Shipping containers converted into hydroponic “farm-in-a-box” growing system

Shipping containers converted into hydroponic “farm-in-a-box” growing system

Ganor Sel

David managing partner @ GroLocal
Managing partner David Charitos

Urban micro-farms for homegrown herbs, spices and salad leaves are being leased to food industry professionals looking to reduce dependency on suppliers.

Transformed from old shipping containers, the groLOCAL systems provide an alternative solution for large scale grocery, food chains, and healthy food providers, according to managing partner David Charitos.

Plants grow in a nutrient solution instead of soil in the system that significantly reduces farm to fork time, he tells PBUK.

“The demand for micro-greens is considerable. Everyday celebrity TV chefs and restaurant executive chefs are adding them to menus and this is driving interest and demand from consumers and other chefs,” he says.

“But these things don’t travel well, if at all. The best solution is to grow your own. However without the right equipment this can be a time consuming frustrating process. So a local source is deemed essential but, until we came along, lacking in most parts of the UK.

“The groSTORE is delivered pre assembled as a fully operating urban-micro-farm with a footprint of 0.80 m2, with the capability to grow c.600 30g punnets of microgreens and herbs each month at a RRP of £2.75 each.”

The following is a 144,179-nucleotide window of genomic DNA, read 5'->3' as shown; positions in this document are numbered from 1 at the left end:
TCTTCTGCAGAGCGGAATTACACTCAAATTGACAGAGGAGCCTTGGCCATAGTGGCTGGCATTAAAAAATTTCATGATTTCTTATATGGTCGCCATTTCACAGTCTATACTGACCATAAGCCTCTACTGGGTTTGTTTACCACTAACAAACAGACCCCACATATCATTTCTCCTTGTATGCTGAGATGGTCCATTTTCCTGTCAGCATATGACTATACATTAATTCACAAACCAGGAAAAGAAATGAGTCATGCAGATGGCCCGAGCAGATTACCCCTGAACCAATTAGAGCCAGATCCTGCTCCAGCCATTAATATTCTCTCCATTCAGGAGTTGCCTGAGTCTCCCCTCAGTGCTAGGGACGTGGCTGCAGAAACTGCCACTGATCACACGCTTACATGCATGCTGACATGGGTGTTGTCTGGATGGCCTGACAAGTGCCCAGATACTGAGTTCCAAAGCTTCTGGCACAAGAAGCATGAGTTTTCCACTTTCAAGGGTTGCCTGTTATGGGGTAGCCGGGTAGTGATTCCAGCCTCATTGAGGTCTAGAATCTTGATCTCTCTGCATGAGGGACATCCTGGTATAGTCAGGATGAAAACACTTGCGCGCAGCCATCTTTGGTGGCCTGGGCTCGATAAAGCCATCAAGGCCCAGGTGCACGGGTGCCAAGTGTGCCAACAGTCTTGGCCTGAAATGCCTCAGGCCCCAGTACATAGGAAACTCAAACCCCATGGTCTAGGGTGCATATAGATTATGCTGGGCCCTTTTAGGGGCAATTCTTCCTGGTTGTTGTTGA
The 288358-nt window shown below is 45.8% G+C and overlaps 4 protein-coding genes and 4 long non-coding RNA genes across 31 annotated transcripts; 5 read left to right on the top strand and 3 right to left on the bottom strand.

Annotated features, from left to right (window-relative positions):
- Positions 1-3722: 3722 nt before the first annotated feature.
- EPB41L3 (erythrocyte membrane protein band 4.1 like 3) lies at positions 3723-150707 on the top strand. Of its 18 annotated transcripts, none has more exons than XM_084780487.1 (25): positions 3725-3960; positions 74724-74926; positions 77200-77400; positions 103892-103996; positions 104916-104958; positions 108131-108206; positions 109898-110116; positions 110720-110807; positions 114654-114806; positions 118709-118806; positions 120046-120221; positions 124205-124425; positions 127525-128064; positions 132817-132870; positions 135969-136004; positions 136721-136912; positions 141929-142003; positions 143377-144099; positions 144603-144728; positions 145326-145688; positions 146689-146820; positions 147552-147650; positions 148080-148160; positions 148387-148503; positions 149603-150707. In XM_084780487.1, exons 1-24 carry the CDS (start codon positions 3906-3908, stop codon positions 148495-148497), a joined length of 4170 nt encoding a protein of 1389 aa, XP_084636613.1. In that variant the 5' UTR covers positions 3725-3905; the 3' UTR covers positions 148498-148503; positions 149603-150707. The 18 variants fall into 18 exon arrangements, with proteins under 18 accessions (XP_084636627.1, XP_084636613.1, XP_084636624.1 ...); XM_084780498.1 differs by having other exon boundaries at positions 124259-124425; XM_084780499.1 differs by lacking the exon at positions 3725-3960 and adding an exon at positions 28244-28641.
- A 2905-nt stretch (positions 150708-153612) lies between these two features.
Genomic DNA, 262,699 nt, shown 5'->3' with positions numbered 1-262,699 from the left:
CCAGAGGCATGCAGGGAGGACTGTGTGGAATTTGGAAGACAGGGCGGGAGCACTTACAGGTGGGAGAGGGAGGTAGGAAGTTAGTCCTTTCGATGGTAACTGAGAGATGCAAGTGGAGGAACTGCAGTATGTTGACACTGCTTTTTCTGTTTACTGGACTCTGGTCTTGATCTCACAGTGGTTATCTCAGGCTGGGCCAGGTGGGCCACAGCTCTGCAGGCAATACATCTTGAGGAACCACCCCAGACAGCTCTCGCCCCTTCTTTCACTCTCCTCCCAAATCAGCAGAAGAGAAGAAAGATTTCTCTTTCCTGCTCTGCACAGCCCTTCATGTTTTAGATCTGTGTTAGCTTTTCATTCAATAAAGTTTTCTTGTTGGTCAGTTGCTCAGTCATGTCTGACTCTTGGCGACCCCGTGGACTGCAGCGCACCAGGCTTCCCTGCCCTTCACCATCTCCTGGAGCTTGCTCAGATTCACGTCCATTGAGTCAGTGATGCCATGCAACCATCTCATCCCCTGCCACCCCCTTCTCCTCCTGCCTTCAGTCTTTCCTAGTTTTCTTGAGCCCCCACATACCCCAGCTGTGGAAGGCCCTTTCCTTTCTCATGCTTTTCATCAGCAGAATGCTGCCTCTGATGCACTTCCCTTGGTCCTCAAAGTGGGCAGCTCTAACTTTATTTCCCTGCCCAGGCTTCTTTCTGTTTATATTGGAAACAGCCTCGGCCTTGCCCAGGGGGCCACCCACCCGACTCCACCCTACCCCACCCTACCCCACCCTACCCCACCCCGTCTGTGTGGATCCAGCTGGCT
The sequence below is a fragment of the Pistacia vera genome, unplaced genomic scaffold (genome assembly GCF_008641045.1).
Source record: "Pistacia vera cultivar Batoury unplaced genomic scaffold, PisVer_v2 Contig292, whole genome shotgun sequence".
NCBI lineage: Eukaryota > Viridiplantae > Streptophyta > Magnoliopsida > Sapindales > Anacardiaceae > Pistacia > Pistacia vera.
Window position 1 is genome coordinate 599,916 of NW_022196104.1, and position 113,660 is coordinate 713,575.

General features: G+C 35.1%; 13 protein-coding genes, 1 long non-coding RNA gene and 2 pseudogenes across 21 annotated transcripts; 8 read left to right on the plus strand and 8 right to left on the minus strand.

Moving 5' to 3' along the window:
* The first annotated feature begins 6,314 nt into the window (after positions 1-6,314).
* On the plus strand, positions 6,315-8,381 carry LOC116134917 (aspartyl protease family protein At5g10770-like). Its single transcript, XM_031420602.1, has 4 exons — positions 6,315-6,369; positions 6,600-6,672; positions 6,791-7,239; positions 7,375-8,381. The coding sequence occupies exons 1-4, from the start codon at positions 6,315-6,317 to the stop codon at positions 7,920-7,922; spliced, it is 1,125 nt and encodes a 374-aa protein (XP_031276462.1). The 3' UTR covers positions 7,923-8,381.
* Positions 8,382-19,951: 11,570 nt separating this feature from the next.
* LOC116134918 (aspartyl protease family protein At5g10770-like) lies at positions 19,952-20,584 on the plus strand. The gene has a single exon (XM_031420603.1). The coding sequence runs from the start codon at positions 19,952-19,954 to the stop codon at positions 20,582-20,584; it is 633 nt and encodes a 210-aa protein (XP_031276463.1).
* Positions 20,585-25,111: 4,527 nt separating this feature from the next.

Charitos provides full training but stresses the groSTORE “just needs to be plugged in”, while water and nutrients need to be added.

“We charge a peppercorn rental of just £1 per month and then the client just needs to order “just add water” seed punnets via the groLOCAL website. When the seed punnets arrive they place them onto the groSTORE, and allow the produce to grow. They can use it as either a point of sale unit or a back-room unit. Most produce is suitable for sale in seven to 21 days.”

The urban farming units tap into Britain’s increasing trend for local food production as well as growing interest in nutrient-rich produce like herbs and microgreens including micro coriander, mustard greens, Italian basil, red shiso and sunflower shoots.

Target sectors includes farm shops, delis, independent food retailers, schools and prisons as well as vegan, vegetarian and health conscious consumers everywhere, adds Charitos.

“We believe that urban Farming can already significantly contribute to humanitarian aid by blending high density nutrition with low nutrient density foods to create a subsistence diet.

“Sunflower shoots in particular offer possibilities for humanitarian aid – as the seeds are light and easy to transport. Within 10 days of hydroponic farming they can create one of the healthiest whole foods available and some of these hardy plants can be allowed to grow to full maturity for self sustaining on-site seed production.

“Standing out from the crowd in the food market can be a challenge. But having the ability to grow your own spice, greens, and herbs can mean you have something different to offer customers and really gives you the flexibility to try different flavours, knowing that all the ingredients are fresh. Having the option to grow some of the produce used means cutting down on expenses in the long run too.”



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